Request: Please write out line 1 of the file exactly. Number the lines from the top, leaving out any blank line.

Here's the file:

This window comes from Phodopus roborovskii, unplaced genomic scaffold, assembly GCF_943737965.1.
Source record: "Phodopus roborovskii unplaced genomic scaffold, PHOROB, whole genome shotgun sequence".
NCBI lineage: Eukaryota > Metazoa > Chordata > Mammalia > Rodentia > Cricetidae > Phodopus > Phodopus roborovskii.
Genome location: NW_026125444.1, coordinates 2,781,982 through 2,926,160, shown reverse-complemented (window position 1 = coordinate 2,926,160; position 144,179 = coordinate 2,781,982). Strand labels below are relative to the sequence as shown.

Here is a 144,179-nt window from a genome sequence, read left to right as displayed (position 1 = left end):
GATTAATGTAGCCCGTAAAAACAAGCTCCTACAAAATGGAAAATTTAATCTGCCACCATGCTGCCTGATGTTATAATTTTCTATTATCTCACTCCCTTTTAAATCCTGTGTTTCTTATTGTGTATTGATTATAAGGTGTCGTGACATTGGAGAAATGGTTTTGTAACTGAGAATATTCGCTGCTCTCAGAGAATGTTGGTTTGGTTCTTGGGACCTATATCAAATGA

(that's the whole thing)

This window comes from Phodopus roborovskii, unplaced genomic scaffold, assembly GCF_943737965.1.